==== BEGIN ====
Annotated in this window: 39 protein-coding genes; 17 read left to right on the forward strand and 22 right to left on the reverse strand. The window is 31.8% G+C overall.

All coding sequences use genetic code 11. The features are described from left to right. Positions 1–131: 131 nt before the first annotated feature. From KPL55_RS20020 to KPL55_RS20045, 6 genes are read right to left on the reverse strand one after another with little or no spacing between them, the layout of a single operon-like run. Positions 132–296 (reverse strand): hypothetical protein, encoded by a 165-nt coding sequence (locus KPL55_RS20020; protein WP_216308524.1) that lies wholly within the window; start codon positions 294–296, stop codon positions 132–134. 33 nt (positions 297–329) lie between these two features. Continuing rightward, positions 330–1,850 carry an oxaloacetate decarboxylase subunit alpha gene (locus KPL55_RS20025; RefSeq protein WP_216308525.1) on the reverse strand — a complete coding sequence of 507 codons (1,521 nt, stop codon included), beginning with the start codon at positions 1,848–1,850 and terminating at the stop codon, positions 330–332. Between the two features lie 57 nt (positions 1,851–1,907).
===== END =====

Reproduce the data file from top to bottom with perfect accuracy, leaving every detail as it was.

Annotated in this window: 39 protein-coding genes; 17 read left to right on the forward strand and 22 right to left on the reverse strand. The window is 31.8% G+C overall.

All coding sequences use genetic code 11. The features are described from left to right. Positions 1–131: 131 nt before the first annotated feature. From KPL55_RS20020 to KPL55_RS20045, 6 genes are read right to left on the reverse strand one after another with little or no spacing between them, the layout of a single operon-like run. Positions 132–296 (reverse strand): hypothetical protein, encoded by a 165-nt coding sequence (locus KPL55_RS20020; protein WP_216308524.1) that lies wholly within the window; start codon positions 294–296, stop codon positions 132–134. 33 nt (positions 297–329) lie between these two features. Continuing rightward, positions 330–1,850 carry an oxaloacetate decarboxylase subunit alpha gene (locus KPL55_RS20025; RefSeq protein WP_216308525.1) on the reverse strand — a complete coding sequence of 507 codons (1,521 nt, stop codon included), beginning with the start codon at positions 1,848–1,850 and terminating at the stop codon, positions 330–332. Between the two features lie 57 nt (positions 1,851–1,907).